• Cosatu and Vavi’s brief reprise will both be threatened at this week’s Central Executive Committee meeting. The quicker and more fundamental the impending split, the better
  • Noisy nation – Nkandla is actually most relevant for the “screaming and shouting at the powers that be” and is a sign of rude health – John Carlin in City Press (06/04/2014)
  • South African’s irritating sense of ‘exceptionalism’

Nigeria’s rebased GDP sets off anxious (and defensive) flutters and finger wagging at SA from global and domestic media outfits

The issue that made the biggest media impact on the weekend happened on Sunday, too late for the main weeklies. Nigeria’s Bureau of Statistics announced that the country’s GDP for 2013 was 80.22 trillion naira (between $509.9 billion and $477.98 billion depending on what value you give to the naira) and not the 42.3 trillion naira previously estimated. Nigeria had last assessed the size of its economy in1990 and has long realised it needed to add previously uncounted industries like telecommunications, IT, banking, insurance, music, airlines, online retail and the vibrant Nollywood film industry.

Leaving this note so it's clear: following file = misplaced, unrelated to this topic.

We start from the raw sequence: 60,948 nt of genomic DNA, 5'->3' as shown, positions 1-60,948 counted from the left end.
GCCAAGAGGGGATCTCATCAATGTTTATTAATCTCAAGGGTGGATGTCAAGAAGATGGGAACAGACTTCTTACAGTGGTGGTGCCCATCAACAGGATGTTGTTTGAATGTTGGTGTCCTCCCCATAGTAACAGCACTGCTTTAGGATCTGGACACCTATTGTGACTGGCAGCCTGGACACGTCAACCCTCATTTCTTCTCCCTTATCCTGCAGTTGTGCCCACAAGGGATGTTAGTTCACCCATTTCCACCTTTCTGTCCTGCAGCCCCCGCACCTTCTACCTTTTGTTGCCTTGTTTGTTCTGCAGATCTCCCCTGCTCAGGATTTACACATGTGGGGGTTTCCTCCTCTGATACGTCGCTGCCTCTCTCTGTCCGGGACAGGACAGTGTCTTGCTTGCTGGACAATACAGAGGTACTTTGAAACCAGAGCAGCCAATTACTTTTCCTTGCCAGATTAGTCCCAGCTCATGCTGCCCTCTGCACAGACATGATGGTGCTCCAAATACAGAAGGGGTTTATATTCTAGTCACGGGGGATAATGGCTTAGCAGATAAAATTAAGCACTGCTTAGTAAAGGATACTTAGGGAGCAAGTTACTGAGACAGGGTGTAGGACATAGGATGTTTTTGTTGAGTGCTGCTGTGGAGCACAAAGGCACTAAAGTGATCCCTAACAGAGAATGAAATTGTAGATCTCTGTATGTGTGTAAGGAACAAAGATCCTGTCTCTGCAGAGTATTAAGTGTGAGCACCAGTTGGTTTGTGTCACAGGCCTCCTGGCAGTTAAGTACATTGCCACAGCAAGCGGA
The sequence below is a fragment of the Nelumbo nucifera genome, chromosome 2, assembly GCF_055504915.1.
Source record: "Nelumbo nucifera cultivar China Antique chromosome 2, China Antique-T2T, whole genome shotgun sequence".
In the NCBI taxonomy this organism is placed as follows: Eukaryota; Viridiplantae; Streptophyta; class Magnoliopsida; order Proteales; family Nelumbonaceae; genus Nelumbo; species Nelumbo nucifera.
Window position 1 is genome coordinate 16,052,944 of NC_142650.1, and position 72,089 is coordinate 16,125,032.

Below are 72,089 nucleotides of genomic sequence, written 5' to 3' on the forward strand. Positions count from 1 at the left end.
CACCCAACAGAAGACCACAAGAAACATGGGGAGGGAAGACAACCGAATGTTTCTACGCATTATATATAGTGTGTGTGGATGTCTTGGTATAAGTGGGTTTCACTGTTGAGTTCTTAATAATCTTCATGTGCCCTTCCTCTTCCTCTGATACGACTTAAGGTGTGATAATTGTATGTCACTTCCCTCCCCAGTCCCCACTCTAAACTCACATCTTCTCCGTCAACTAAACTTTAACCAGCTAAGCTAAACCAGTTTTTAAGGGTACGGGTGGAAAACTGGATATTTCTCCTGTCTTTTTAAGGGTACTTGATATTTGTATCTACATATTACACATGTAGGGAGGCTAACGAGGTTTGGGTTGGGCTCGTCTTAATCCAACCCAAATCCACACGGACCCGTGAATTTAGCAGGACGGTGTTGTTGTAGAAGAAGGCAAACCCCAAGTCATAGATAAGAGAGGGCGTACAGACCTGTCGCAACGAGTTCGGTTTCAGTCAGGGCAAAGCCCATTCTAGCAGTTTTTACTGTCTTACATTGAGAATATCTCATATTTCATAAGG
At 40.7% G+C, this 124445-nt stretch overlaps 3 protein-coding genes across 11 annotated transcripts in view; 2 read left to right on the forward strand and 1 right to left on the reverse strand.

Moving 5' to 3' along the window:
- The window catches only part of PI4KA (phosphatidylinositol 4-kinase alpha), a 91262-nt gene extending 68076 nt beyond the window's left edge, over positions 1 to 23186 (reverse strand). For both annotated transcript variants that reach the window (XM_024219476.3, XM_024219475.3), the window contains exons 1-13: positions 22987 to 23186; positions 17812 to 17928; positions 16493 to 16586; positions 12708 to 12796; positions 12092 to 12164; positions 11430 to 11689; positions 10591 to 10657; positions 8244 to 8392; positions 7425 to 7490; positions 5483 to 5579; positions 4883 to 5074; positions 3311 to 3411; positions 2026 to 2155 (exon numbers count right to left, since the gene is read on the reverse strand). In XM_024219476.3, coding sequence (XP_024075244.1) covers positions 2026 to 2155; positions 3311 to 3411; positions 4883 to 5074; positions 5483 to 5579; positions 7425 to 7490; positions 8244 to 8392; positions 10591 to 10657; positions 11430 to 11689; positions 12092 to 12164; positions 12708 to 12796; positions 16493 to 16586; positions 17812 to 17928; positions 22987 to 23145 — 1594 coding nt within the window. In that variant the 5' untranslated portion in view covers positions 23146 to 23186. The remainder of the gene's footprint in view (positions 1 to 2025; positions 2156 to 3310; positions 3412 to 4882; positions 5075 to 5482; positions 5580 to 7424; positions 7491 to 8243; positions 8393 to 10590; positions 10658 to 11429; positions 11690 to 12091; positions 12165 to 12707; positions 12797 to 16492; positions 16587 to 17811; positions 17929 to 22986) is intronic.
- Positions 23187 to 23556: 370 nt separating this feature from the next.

So what?

Not unexpectedly the announcement set off a flood of global media commentary (and local hand-wringing and defensiveness) about the sad state of the South African economy, which prior to the announcement ‘had’ Africa’s largest GDP at about $353 billion.

The Wall Street Journal Online (06/04/2014) probably had the most representative coverage:

“Nigeria’s ascendance marks a validation for foreign companies diving into Africa’s riskier markets, where populations are young and growing fast.”

“For South Africa, losing its status as Africa’s top economy is more than a symbolic blow. Pretoria has used its position on the continent to argue for inclusion at the table of the world’s most powerful nations. It joined the G-20 in 1999 and the “Brics”—Brazil, Russia, India, China and South Africa—in 2010. It has also campaigned for a U.N. Security Council seat.”